Exene Cervenka, a member of the 1980’s punk band X, has made the claim that the recent killings in Santa Barbara were a hoax. She also claims that the Newtown shootings were a hoax. She says these things are part of a conspiracy by the government to take away our guns. (If the government really wanted to take away our guns, it would go ahead and do it.) There are other people besides Cervenka who believe these things. Some of them have harassed the family members of the Newtown victims.
Think back to the Columbine shootings in 1999. No one ever claimed the shootings were a hoax. The only controversy was over whether stricter gun control laws might have prevented the shootings. The term “false flag event” didn’t even exist in people’s vocabularies at the time. What happened between then and now were the September 11th attacks and the conspiracy industry that grew up in their wake. This industry claimed that the government, the media, and the military had conspired in the attacks and in a subsequent cover-up. If someone is willing to believe that hundreds, if not thousands, of people willingly committed treason just to give George W. Bush a political advantage, it’s not much of a stretch for that person to believe that almost anything in the news is a hoax.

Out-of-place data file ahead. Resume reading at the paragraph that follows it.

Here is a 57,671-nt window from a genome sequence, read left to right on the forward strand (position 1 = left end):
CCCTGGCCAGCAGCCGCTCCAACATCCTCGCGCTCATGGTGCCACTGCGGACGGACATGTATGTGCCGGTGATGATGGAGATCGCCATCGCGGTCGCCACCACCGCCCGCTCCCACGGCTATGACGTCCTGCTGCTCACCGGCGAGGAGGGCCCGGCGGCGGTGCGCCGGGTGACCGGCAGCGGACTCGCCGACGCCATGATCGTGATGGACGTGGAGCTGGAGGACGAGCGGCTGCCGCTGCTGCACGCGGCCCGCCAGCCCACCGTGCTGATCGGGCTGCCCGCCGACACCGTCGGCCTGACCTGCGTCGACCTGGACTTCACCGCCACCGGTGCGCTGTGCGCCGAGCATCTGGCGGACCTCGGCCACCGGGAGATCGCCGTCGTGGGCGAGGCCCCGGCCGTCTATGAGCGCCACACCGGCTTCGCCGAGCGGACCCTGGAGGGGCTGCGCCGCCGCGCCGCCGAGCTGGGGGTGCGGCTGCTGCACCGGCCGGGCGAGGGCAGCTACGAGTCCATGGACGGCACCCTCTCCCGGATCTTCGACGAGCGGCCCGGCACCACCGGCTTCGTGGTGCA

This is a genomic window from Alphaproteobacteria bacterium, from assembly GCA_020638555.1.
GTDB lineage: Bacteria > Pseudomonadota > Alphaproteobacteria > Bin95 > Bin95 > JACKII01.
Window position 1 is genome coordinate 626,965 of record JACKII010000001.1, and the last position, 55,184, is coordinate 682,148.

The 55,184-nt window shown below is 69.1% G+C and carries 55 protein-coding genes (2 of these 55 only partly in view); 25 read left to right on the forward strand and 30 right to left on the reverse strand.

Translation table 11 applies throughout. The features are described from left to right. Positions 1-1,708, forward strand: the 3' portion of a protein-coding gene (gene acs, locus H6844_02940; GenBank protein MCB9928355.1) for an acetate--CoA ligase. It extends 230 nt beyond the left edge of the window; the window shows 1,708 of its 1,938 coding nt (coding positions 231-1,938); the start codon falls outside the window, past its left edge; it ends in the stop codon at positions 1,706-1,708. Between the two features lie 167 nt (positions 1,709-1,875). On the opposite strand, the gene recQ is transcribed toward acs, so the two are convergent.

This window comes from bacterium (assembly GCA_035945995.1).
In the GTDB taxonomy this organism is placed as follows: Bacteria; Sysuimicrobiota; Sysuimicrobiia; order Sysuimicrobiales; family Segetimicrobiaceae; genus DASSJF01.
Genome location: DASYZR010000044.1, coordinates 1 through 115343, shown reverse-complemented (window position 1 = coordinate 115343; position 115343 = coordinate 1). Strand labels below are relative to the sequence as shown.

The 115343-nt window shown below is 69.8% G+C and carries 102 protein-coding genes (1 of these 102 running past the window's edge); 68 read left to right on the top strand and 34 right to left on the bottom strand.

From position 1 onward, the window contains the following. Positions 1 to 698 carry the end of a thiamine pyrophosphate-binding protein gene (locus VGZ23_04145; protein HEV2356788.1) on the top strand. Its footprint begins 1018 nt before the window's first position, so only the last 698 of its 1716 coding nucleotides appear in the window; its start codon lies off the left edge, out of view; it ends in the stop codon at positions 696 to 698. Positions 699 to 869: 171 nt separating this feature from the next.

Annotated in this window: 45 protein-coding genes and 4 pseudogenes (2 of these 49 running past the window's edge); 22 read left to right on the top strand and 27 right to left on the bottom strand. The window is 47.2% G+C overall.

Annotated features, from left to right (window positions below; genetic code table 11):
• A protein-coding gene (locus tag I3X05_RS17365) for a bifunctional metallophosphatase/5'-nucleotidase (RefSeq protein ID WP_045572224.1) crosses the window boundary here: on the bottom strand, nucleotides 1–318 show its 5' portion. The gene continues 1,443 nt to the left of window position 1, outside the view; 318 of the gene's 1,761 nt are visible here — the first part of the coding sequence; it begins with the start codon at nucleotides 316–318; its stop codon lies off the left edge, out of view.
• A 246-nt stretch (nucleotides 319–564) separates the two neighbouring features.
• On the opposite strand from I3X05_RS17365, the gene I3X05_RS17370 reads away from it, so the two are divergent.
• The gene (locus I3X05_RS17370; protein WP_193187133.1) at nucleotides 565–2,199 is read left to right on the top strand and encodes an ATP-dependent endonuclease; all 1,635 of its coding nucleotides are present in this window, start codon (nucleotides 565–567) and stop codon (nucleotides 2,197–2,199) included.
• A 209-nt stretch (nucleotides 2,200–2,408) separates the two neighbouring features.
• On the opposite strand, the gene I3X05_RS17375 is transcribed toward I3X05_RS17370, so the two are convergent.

9/11 conspiracy theories were mostly associated with the Left, but there were some on the Right who took them up, most notably Alex Jones. Jones’s Facebook page has 799,491 likes. (Consider that the largest far left group in the US, the ISO, has fewer than a thousand members.) Jones’s followers and like-minded people make up a small percentage of the population, but they are becoming increasingly vocal and militant. It’s worth remembering here that it only took one person to blow up the federal building in Oklahoma City.
I don’t pretend to know what to do about this problem. What I do know is that we shouldn’t simply dismiss these people as funny kooks. We need to think seriously about what to do about this problem before somebody gets hurt.